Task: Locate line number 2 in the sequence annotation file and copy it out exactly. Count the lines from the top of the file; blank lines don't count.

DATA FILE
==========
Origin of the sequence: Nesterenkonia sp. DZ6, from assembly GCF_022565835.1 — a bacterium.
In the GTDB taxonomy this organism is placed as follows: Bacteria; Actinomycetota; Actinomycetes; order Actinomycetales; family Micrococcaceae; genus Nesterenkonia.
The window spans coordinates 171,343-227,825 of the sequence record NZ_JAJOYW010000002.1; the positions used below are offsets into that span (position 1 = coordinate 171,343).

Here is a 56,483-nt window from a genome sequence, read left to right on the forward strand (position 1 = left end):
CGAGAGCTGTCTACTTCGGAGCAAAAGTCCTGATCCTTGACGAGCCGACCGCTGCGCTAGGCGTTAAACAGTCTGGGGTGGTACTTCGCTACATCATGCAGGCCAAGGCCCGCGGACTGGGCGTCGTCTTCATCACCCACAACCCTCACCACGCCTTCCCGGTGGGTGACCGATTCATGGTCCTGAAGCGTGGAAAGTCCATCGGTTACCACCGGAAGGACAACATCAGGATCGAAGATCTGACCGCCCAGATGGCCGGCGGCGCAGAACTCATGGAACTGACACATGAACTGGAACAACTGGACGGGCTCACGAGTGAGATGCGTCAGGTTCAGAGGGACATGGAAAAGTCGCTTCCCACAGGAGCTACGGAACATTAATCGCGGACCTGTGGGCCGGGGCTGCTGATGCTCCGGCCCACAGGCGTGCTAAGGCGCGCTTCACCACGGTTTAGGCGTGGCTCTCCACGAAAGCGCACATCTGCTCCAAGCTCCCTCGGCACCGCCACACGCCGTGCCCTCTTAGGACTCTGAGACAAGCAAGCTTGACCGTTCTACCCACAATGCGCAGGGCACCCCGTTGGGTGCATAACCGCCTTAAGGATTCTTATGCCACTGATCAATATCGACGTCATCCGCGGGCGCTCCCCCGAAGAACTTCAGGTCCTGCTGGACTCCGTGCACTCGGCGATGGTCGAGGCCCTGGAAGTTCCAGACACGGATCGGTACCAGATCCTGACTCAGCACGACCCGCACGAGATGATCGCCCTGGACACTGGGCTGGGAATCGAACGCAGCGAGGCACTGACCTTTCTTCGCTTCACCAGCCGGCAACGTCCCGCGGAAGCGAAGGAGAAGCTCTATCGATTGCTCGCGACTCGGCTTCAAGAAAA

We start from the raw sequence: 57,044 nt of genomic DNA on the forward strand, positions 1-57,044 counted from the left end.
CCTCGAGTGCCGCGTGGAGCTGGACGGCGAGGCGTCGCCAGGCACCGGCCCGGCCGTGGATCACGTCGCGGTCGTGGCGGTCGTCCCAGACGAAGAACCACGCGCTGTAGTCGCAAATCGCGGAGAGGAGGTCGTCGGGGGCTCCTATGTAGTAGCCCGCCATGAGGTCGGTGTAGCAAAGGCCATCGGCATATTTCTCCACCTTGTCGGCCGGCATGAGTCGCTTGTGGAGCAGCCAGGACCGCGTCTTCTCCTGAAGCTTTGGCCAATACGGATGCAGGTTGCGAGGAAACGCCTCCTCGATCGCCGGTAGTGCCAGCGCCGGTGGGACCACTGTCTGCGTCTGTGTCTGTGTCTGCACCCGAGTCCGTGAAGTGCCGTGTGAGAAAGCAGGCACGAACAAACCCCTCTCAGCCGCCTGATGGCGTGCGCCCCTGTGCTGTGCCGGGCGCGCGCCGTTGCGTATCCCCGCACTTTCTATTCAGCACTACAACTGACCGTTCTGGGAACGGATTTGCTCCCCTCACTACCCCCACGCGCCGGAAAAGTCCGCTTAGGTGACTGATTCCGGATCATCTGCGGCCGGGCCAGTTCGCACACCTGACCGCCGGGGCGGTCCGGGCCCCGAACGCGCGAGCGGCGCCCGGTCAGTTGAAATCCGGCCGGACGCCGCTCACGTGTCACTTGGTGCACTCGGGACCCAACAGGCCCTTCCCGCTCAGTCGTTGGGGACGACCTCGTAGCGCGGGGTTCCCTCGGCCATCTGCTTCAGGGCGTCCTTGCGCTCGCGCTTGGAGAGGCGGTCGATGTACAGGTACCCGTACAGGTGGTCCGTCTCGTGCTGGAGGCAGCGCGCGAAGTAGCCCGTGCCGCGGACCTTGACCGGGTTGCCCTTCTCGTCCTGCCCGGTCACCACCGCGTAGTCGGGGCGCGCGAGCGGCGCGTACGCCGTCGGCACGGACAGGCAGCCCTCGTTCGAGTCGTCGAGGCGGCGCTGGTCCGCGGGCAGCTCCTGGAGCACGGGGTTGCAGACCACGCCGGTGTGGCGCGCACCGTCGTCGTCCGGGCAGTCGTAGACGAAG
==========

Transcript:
In the GTDB taxonomy this organism is placed as follows: Bacteria; Actinomycetota; Actinomycetes; order Actinomycetales; family Micrococcaceae; genus Nesterenkonia.